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dc.contributor.authorSuetens, C
dc.contributor.authorMoreno-Reyes, R
dc.contributor.authorChasseur, C
dc.contributor.authorMathieu, F
dc.contributor.authorBegaux, F
dc.contributor.authorHaubruge, E
dc.contributor.authorDurand, M
dc.contributor.authorNève, J
dc.contributor.authorVanderpas, J
dc.date.accessioned2008-04-03T14:05:30Z
dc.date.available2008-04-03T14:05:30Z
dc.date.issued2001
dc.identifier.citationEpidemiological Support for a Multifactorial Aetiology of Kashin-Beck Disease in Tibet. 2001, 25 (3):180-7notInt Orthopen
dc.identifier.issn0341-2695
dc.identifier.pmid11482537
dc.identifier.urihttp://hdl.handle.net/10144/22206
dc.description.abstractWe carried out a cross-sectional study in 12 rural villages in order to identify the risk factors for Kashin-Beck disease in Tibet. Children aged 5-15 years (n=575) were examined and their corresponding houses were visited. Samples were collected in order to study fungal contamination of stored grain and the organic matter content of drinking water. Multivariate analysis was performed using logistic regression and population attributable fractions were computed to estimate the impact of each factor. The following variables were independently associated with the disease: age, gender, low socio-economic status, indicators of a poorly diversified diet, iodine deficiency and small water container size (with higher organic matter levels in small containers). Selenium deficiency was severe in all study subjects. The degree of fungal contamination of barley grain was related to the highest percentage of cases (65%) in a sample of the study population. Higher urinary iodine levels were not associated with decreasing prevalence rates when Alternaria sp. was isolated. The data that we report supports the hypothesis that Kashin-Beck disease occurs as a consequence of oxidative damage to cartilage and bone cells when associated with decreased antioxidant defence. Another mechanism that may coexist is bone remodelling stimulated by thyroid hormones whose actions can be blocked by certain mycotoxins.
dc.language.isoenen
dc.publisherSpringeren
dc.rightsArchived on this site with kind permission of Springer Science+Business Mediaen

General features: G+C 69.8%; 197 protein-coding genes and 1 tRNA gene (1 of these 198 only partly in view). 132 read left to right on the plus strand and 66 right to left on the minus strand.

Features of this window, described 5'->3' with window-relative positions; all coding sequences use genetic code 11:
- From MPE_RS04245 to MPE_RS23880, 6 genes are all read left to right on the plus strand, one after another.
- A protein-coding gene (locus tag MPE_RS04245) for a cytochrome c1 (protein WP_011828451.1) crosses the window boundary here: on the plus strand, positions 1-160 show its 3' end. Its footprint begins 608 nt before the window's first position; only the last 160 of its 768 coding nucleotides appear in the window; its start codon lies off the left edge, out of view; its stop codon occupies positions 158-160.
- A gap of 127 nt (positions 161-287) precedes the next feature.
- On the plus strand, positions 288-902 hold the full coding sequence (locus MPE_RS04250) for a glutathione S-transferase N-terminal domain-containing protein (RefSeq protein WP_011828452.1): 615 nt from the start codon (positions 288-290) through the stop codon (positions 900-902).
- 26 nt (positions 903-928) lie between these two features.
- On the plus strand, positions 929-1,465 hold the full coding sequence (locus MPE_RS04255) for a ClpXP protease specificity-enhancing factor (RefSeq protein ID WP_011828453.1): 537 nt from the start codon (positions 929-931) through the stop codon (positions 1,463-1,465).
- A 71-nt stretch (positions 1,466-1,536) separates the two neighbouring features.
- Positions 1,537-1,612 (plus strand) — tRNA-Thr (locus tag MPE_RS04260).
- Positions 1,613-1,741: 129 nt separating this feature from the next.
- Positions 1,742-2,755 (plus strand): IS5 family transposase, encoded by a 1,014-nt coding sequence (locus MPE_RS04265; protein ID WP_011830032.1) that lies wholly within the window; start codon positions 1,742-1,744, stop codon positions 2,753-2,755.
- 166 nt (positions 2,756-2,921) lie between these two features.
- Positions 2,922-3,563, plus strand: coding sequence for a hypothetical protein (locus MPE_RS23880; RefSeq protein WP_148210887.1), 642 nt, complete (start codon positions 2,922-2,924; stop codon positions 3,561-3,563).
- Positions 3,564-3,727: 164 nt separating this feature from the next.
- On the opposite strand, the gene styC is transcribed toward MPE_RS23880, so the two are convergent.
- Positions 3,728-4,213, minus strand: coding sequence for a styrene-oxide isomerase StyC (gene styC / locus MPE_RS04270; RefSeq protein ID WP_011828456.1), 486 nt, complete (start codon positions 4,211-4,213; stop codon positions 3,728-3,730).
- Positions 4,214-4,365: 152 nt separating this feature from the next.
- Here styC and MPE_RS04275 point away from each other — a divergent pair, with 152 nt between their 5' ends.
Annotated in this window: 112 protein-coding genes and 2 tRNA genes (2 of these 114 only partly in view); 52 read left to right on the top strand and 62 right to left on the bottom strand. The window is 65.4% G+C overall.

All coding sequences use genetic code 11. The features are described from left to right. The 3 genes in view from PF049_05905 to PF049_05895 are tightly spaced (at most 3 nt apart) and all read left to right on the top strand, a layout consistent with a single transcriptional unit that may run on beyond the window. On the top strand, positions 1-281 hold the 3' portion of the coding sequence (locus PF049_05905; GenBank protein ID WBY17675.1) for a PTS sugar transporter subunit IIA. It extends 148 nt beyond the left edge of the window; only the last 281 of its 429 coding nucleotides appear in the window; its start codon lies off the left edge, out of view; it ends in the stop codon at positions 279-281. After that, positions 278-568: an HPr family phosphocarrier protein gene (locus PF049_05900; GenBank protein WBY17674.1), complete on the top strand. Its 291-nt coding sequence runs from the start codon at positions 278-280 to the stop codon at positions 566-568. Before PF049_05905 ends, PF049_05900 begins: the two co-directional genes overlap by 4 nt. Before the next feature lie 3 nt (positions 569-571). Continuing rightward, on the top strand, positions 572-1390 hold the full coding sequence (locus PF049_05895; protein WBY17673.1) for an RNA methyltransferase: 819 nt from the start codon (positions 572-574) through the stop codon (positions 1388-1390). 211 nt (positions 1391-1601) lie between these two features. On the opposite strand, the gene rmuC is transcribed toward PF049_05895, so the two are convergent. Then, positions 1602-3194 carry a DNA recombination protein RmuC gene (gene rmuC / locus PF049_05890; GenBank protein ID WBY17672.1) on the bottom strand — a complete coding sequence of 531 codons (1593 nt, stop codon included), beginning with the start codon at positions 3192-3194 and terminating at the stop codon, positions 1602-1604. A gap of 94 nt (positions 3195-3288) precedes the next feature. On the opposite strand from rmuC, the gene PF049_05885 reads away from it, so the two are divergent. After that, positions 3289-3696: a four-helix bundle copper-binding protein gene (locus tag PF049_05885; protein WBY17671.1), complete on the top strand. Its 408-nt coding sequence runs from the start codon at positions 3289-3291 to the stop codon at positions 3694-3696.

dc.subject.meshAdolescenten
dc.subject.meshAgricultureen
dc.subject.meshCerealsen
dc.subject.meshChilden
dc.subject.meshChild, Preschoolen
dc.subject.meshCross-Sectional Studiesen
dc.subject.meshFemaleen
dc.subject.meshFood Microbiologyen
dc.subject.meshFood Supplyen
dc.subject.meshHumansen
dc.subject.meshIodineen
dc.subject.meshLogistic Modelsen
dc.subject.meshMaleen
dc.subject.meshOsteoarthritisen
dc.subject.meshRisk Factorsen
dc.subject.meshRural Populationen
dc.subject.meshSeleniumen
dc.subject.meshSocioeconomic Factorsen
dc.subject.meshTibeten
dc.subject.meshWater Supplyen
dc.titleEpidemiological Support for a Multifactorial Aetiology of Kashin-Beck Disease in Tibet.en
dc.contributor.departmentMédecins Sans Frontières, Brussels, Belgium. carl.suetens@ihe.been
dc.identifier.journalInternational Orthopaedicsen
refterms.dateFOA2019-03-04T09:45:28Z
html.description.abstractWe carried out a cross-sectional study in 12 rural villages in order to identify the risk factors for Kashin-Beck disease in Tibet. Children aged 5-15 years (n=575) were examined and their corresponding houses were visited. Samples were collected in order to study fungal contamination of stored grain and the organic matter content of drinking water. Multivariate analysis was performed using logistic regression and population attributable fractions were computed to estimate the impact of each factor. The following variables were independently associated with the disease: age, gender, low socio-economic status, indicators of a poorly diversified diet, iodine deficiency and small water container size (with higher organic matter levels in small containers). Selenium deficiency was severe in all study subjects. The degree of fungal contamination of barley grain was related to the highest percentage of cases (65%) in a sample of the study population. Higher urinary iodine levels were not associated with decreasing prevalence rates when Alternaria sp. was isolated. The data that we report supports the hypothesis that Kashin-Beck disease occurs as a consequence of oxidative damage to cartilage and bone cells when associated with decreased antioxidant defence. Another mechanism that may coexist is bone remodelling stimulated by thyroid hormones whose actions can be blocked by certain mycotoxins.


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